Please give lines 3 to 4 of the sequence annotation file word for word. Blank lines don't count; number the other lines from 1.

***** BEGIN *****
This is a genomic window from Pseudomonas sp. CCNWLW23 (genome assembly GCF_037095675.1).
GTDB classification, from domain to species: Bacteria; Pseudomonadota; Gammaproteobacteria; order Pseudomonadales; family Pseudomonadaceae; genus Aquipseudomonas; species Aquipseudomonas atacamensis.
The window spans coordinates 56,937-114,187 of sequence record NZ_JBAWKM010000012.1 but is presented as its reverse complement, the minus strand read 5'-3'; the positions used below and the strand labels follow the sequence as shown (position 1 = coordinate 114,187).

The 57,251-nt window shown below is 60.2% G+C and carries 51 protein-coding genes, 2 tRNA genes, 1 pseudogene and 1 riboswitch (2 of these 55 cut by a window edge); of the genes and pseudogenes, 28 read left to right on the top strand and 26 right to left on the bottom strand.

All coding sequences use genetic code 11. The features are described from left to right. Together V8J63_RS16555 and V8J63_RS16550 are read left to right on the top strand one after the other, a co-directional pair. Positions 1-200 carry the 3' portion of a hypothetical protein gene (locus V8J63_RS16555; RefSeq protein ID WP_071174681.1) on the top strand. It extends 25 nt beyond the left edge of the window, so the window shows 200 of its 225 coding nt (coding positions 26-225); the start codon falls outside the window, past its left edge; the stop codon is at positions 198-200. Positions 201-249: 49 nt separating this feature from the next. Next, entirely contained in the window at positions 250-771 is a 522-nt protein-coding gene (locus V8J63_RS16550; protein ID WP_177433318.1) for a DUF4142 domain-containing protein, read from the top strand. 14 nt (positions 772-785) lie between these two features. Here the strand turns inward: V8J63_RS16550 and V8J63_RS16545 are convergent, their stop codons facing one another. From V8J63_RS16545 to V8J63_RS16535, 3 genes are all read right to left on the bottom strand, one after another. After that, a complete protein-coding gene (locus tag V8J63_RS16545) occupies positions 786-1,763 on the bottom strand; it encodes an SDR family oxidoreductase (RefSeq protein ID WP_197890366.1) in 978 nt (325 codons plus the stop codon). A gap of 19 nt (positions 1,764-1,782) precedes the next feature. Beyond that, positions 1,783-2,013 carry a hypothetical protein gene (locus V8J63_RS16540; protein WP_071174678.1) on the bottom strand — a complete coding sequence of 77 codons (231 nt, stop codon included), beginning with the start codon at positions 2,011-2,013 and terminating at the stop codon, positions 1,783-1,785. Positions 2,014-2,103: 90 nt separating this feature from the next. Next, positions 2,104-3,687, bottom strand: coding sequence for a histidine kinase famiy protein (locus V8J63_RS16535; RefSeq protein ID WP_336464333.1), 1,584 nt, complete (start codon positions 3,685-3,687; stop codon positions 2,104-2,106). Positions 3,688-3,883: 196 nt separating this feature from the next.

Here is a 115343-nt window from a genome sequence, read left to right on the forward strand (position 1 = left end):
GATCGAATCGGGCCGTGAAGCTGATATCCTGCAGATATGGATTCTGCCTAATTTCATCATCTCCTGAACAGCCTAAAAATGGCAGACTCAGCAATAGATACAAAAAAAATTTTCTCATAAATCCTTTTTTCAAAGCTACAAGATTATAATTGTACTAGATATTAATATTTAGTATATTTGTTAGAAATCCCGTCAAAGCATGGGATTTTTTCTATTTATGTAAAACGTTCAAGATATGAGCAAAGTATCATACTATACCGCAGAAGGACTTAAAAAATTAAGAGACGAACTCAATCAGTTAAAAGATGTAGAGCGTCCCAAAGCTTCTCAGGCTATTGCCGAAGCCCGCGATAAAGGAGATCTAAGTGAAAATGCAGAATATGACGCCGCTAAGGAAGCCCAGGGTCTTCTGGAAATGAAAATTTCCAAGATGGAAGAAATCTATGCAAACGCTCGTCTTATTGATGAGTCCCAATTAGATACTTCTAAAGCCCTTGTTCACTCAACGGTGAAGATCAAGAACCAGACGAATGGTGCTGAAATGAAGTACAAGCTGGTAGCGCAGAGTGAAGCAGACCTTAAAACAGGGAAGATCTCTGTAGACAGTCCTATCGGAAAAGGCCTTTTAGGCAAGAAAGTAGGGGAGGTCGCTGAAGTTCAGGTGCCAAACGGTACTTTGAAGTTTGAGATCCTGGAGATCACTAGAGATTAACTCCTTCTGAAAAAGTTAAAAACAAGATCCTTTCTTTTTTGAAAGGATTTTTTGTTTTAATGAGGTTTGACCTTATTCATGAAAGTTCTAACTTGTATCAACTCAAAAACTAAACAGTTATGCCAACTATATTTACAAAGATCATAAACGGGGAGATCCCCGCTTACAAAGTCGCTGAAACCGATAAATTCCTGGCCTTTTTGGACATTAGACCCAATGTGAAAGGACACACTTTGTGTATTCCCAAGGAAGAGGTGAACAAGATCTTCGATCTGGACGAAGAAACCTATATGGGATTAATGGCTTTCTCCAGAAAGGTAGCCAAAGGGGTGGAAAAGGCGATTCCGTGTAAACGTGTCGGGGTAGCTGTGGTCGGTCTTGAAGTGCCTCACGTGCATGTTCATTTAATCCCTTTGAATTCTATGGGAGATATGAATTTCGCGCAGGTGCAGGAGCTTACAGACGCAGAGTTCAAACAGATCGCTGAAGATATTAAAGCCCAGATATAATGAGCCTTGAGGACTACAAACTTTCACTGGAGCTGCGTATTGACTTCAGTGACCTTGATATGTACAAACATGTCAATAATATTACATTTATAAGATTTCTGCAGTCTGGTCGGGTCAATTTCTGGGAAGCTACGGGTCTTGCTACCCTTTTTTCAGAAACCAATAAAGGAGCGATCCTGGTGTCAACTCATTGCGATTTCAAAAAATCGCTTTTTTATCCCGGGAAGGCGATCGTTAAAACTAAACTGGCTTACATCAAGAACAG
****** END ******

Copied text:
The window spans coordinates 56,937-114,187 of sequence record NZ_JBAWKM010000012.1 but is presented as its reverse complement, the minus strand read 5'-3'; the positions used below and the strand labels follow the sequence as shown (position 1 = coordinate 114,187).

The 57,251-nt window shown below is 60.2% G+C and carries 51 protein-coding genes, 2 tRNA genes, 1 pseudogene and 1 riboswitch (2 of these 55 cut by a window edge); of the genes and pseudogenes, 28 read left to right on the top strand and 26 right to left on the bottom strand.